Weird Dog Wednesday

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“Advanced…backcountry…trail.”
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“You want me to hike WHERE?!?”
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“Let’s go!”
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Mt. Roberts

Happily for Lilo, there was a warming trend over the weekend and by the time I returned home from breakfast with a friend on Sunday morning, conditions were pit bull-approved! We loaded up and headed for Mt. Roberts on the Castle in the Clouds property.

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Lilo has been struggling a bit with hiking over the last few weeks. I’ve found it demoralizing. She did well through the shoulder season and seemed to love winter hiking last year. In retrospect, last year was mild in temperature as well as snowfall and as a grad student, I was able to cherrypick the fine-weather days to take her out. I really wanted to have a good outing with her and was a little apprehensive starting out, especially when the trailhead itself — surrounded by open fields — proved quite windy. Not her favorite!

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She settled in nicely once we reached the trails proper. Note to folks thinking of hiking this trail with dogs: it does start and finish near a horse pasture. If you don’t know for a fact that your pup is good around horses, please assume they’re not and keep them leashed. Lilo has spent a lot of time at barns in her life and I know she’s trustworthy, but I’ve also done my fair share of waiting for people to remove their dog from under my horse’s belly — so it’s a word that I try to spread when I have the chance!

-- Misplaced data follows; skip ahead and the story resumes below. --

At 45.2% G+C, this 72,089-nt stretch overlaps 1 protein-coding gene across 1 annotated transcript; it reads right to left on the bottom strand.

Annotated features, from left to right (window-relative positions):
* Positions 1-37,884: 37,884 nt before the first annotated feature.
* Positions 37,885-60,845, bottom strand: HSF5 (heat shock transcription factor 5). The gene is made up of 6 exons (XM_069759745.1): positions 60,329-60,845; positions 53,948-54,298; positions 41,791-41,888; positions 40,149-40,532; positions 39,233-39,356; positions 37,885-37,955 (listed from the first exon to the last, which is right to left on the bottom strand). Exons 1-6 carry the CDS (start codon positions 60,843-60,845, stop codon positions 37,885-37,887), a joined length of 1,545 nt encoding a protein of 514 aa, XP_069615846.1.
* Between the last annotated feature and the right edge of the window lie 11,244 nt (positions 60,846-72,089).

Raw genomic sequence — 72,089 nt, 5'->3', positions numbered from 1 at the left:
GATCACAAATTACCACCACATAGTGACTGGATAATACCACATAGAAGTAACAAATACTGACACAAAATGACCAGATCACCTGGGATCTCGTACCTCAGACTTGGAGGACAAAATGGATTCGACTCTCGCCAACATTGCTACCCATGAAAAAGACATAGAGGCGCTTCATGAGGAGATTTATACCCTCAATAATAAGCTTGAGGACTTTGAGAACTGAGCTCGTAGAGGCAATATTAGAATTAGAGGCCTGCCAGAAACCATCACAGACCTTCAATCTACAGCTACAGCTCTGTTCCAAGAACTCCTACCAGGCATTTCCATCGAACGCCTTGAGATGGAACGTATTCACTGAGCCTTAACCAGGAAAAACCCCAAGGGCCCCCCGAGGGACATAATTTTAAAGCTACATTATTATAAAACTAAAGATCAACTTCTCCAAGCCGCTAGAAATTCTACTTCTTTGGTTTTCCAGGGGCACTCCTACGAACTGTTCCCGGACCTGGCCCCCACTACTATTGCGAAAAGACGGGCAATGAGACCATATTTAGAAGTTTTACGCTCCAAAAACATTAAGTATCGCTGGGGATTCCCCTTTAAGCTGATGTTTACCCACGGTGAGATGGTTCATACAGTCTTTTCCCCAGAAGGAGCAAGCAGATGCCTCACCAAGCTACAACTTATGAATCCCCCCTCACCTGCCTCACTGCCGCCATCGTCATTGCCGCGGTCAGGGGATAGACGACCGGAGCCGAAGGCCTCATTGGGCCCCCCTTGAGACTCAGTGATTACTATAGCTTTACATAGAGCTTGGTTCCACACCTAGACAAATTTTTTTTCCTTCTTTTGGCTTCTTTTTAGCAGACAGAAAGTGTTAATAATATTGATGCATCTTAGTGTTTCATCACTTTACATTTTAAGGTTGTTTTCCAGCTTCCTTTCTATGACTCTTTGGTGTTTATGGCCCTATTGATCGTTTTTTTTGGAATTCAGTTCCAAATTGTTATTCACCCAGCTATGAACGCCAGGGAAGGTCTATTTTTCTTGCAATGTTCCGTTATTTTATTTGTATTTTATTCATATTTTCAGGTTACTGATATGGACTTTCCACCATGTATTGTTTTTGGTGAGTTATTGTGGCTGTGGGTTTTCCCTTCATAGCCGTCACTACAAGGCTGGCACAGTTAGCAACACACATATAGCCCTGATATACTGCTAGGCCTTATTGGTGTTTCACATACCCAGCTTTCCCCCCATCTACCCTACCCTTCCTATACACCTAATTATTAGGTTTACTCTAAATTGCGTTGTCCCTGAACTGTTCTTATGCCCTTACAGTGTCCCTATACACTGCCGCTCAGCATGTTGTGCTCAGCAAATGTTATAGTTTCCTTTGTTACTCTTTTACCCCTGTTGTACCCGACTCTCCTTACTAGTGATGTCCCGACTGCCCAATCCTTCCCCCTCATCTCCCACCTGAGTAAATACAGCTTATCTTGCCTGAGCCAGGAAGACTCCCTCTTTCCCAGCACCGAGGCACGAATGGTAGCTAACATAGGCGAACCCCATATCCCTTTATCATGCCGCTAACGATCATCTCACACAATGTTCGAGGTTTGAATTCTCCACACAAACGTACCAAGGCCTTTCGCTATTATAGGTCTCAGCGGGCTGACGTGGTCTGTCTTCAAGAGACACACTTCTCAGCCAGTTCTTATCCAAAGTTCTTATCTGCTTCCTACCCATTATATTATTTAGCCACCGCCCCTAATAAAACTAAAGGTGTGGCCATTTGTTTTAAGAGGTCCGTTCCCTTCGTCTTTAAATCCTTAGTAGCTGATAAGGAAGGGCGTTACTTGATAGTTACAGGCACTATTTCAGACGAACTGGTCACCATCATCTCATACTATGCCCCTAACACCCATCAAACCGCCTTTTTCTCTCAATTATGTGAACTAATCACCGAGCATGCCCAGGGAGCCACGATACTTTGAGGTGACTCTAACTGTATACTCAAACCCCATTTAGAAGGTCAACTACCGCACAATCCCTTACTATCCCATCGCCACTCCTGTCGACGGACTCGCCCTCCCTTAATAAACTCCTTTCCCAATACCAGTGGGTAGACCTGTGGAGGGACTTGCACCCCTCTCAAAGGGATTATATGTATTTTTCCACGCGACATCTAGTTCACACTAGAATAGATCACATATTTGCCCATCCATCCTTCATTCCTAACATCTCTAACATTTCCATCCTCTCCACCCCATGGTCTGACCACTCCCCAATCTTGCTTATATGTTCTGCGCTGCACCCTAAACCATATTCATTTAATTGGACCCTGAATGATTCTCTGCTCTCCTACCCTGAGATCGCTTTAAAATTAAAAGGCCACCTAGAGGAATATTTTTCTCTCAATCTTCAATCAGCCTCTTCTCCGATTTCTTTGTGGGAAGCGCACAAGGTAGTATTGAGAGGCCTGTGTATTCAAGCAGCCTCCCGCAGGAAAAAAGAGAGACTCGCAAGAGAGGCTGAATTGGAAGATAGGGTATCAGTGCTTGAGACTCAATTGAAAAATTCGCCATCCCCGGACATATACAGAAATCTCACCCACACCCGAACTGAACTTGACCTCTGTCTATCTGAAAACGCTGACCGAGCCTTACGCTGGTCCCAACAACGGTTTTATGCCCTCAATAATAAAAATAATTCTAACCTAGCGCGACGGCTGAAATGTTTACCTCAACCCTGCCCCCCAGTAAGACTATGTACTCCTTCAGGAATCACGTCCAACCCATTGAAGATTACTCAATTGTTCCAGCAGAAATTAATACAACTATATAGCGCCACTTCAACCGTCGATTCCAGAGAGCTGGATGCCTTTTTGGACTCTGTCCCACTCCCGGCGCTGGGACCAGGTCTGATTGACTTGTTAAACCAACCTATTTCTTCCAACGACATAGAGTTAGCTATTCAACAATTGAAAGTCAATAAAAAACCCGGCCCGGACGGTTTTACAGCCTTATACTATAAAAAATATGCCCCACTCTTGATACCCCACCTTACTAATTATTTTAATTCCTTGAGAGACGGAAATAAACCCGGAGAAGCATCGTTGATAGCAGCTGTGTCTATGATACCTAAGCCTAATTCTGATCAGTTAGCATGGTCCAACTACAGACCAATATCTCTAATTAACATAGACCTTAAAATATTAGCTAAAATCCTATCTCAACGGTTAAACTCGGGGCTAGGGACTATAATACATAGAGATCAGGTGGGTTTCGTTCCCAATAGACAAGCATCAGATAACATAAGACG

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The trail up Mt. Roberts is clearly well-traveled. On this day it was largely hard-packed and in a few steep, sunny spots, actually down to leaves and rock instead of snow. We also saw some easily-avoidable water ice. This route, from Ossippee Park Road, climbs steadily but not relentlessly. It got my underfit heart pumping, but never felt stressful, and the grade moderates frequently.

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Sunday was gorgeous, with a vibrant blue sky and little wind at elevation. I’m sure that contributed to the incandescent happiness of nearly everyone we met on trail, including a very polite and handsome Malamute (I think) accompanying a pair of trail runners. I was fortunate enough to share the summit with a group of three who arrived just as Lilo decided that I, in the middle of changing my socks, looked like a good place to sit…